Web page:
What is a SWIFT code?
A SWIFT code is an 8 or 11 character code which is used to identify a specific bank when making an international money transfer via the SWIFT network. You can find your bank's SWIFT code on your statements, your bank's mobile app or website. If you're having trouble locating your SWIFT code, you can go into your bank branch and request it.
If you’ve ever paid a global supplier via bank transfer or received a payment from an international business, you’re probably familiar with SWIFT codes. In this article, we’ll explain exactly what SWIFT is and clear up any confusion concerning SWIFT codes, BICs (Bank Identifier Codes), and IBANs (International Bank Account Numbers). We’ll also lay out some SWIFT alternatives that provide a faster and cheaper way to send and receive money globally
What is SWIFT?
SWIFT stands for the Society for Worldwide Interbank Financial Telecommunication. It is essentially a messaging system that banks and financial institutions use to receive information from around the world.
SWIFT doesn't actually transfer or hold money, it's a messaging network that sends instructions on how to do so. SWIFT provides a secure, encrypted way for banks to send and receive financial data when processing international money transfers.
As of 2021, more than 11,000 member banks and institutions worldwide sent an average of 42 million messages per day through the system. “Vast” is an understatement when it comes to the SWIFT network.
When a financial institution becomes a SWIFT member, the system assigns them a unique code. This is so the SWIFT system can identify the sending and receiving bank when businesses and individuals make global money transfers.
What is a SWIFT code?
Every bank has its own SWIFT code, and if you’re using the SWIFT network to make an international money transfer, you must first locate your bank’s code.
You may also see SWIFT codes referred to as a “SWIFT ID” or “BIC codes” — people use the terms interchangeably.
SWIFT codes are 8 or 11 characters long. The characters in your bank’s SWIFT code identify the bank, country, location and the branch where the bank is located.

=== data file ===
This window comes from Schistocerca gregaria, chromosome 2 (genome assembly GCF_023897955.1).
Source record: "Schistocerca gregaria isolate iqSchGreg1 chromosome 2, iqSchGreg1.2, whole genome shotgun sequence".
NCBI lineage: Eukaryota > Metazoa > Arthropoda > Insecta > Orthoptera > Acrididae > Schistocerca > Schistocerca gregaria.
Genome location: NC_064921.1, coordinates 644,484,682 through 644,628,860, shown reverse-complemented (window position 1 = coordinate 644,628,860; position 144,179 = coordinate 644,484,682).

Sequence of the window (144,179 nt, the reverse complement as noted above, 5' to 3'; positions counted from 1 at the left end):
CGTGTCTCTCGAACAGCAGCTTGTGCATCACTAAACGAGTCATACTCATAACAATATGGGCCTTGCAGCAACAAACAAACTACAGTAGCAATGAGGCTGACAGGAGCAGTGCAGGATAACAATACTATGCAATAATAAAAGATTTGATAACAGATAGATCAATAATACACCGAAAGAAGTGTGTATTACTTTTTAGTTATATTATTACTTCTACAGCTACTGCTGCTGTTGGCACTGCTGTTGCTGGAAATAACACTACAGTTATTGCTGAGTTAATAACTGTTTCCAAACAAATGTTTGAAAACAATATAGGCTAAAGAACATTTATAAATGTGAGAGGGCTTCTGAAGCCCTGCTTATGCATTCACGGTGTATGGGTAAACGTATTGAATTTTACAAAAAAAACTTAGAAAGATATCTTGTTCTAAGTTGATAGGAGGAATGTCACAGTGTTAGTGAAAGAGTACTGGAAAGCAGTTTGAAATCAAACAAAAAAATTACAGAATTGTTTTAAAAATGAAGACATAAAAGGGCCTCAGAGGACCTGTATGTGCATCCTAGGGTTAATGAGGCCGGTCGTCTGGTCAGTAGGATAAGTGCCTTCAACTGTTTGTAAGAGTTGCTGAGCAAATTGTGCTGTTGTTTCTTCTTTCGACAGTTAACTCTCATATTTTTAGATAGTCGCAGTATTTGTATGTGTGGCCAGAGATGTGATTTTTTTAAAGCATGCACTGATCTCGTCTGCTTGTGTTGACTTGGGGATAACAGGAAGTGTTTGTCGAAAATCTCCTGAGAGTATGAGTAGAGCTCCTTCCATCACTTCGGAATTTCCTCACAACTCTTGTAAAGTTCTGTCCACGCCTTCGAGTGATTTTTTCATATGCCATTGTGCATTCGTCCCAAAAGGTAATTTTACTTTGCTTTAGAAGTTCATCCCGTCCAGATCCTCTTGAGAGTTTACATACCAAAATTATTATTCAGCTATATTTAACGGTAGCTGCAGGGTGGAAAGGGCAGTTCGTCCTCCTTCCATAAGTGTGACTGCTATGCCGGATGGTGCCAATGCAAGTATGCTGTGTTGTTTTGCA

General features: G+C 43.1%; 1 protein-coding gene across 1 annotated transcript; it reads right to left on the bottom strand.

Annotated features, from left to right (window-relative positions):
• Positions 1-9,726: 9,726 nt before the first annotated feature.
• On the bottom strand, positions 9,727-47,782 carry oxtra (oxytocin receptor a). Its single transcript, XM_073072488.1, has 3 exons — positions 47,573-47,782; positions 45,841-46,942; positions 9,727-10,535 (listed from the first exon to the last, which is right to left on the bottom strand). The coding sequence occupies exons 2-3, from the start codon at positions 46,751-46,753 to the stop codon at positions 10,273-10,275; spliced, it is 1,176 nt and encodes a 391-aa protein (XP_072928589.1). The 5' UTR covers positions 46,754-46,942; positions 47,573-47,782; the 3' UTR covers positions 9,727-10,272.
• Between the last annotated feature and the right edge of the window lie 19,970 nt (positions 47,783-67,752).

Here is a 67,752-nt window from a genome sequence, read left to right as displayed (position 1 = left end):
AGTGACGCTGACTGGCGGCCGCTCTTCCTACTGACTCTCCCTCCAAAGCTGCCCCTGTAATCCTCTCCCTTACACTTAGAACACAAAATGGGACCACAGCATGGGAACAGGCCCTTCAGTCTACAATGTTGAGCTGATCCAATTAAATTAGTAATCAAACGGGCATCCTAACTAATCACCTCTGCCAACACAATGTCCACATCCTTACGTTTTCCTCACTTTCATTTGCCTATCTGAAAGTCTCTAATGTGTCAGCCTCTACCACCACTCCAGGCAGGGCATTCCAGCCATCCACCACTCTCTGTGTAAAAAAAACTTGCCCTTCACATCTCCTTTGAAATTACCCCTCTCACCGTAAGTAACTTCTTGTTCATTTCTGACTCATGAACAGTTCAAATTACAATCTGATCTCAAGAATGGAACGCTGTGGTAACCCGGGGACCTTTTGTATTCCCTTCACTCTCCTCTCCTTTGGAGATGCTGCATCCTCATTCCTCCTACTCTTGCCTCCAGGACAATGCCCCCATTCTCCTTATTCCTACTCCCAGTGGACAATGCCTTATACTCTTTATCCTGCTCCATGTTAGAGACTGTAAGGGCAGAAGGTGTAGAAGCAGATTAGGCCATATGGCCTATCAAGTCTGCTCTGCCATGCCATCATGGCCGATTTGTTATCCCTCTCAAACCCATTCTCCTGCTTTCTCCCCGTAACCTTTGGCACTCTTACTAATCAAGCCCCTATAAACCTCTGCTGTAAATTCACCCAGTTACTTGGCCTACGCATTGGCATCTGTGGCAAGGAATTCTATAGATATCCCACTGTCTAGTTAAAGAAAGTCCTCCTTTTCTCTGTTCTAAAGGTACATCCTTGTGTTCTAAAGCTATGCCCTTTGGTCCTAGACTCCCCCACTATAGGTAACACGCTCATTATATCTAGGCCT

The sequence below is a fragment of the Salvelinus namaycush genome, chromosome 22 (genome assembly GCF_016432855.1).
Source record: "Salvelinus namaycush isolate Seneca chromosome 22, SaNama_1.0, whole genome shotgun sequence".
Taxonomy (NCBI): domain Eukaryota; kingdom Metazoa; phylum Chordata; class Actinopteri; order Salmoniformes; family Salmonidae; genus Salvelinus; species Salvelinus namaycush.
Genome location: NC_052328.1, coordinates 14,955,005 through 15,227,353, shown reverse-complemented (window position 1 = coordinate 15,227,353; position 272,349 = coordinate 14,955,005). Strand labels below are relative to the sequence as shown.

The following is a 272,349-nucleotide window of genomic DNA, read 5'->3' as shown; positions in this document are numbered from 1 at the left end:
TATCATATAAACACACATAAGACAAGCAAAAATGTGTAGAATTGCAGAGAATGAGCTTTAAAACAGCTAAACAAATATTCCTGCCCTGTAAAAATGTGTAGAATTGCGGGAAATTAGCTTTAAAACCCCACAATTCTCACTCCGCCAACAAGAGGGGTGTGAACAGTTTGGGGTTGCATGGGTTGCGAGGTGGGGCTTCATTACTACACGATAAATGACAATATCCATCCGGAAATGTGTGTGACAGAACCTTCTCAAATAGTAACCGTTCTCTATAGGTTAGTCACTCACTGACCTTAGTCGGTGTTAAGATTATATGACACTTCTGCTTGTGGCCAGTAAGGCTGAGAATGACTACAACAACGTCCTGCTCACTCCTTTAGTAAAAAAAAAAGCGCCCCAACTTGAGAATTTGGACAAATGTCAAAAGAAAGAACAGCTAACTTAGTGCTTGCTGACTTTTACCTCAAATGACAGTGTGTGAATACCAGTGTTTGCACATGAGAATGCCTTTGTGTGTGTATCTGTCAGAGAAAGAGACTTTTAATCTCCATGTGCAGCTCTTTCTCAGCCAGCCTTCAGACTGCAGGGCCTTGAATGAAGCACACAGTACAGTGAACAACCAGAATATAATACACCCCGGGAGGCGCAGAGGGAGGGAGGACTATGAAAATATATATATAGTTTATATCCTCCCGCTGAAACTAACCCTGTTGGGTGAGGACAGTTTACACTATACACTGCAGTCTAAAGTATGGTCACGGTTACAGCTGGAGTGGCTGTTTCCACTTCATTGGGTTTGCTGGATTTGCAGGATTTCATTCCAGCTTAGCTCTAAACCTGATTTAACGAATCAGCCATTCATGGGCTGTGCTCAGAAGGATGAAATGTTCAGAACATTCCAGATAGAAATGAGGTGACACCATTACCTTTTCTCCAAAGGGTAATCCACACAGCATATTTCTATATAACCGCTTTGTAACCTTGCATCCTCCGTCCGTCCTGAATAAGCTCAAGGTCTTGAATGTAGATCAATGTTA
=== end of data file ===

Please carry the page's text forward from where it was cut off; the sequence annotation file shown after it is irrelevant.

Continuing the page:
Where can I find my SWIFT code?
You can find your SWIFT code on your bank account statements. You should also be able to find it on your bank’s website or mobile app. Look for a code that is 8 or 11 characters long.
Is a BIC the same as a SWIFT code?
Yes. SWIFT codes and BICs are the same thing, and the terms are used interchangeably. BIC stands for “Business Identifier Code”.
What is an IBAN?
IBAN stands for “International Bank Account Number.” Each bank account has a unique IBAN which can be up to 34 characters long. People sometimes get IBAN and SWIFT codes confused, but the difference between the two is simple. IBANs are used to identify individual bank accounts, SWIFT codes are used to identify a bank.
It’s important to note that your IBAN number differs from your bank account number and your sort code. A sort code is a domestic bank code that systems use to route money among financial institutions. Your IBAN is used for international transactions.
What are the alternatives to SWIFT?
The SWIFT system is 50 years old, and it shows. The SWIFT network operates through banks passing messages between one another. This process can take days, and each bank may charge a handling fee.
The lack of transparency around SWIFT means there’s no way for businesses to know how long their payments are going to take to clear or how much they will cost. This is not an ideal situation for businesses that need to pay their suppliers and employees on time.
Airwallex offers an alternative to SWIFT. With Airwallex, businesses can make fast (usually same-day) money transfers across the globe with zero transaction fees. It’s an easy and cost-effective way to pay global suppliers and staff, and accept global payments.
Try Airwallex for faster and cheaper global payments
Sign up to Airwallex free, for an easier way to manage money globally.
Transfer 40+ currencies around the world fast with no transaction fees, cut out needless FX conversions when accepting and sending payments internationally, and spend in multiple currencies without fees with our Borderless Cards.
Airwallex powers thousands of fast-growing global businesses worldwide. If you'd like to join them, sign up in few clicks.
Tilly manages the content strategy for Airwallex. She specialises in content that supports businesses in their growth trajectory.
Sell on Amazon Japan in 7 steps
What is SWIFT?
Cookies on the Airwallex website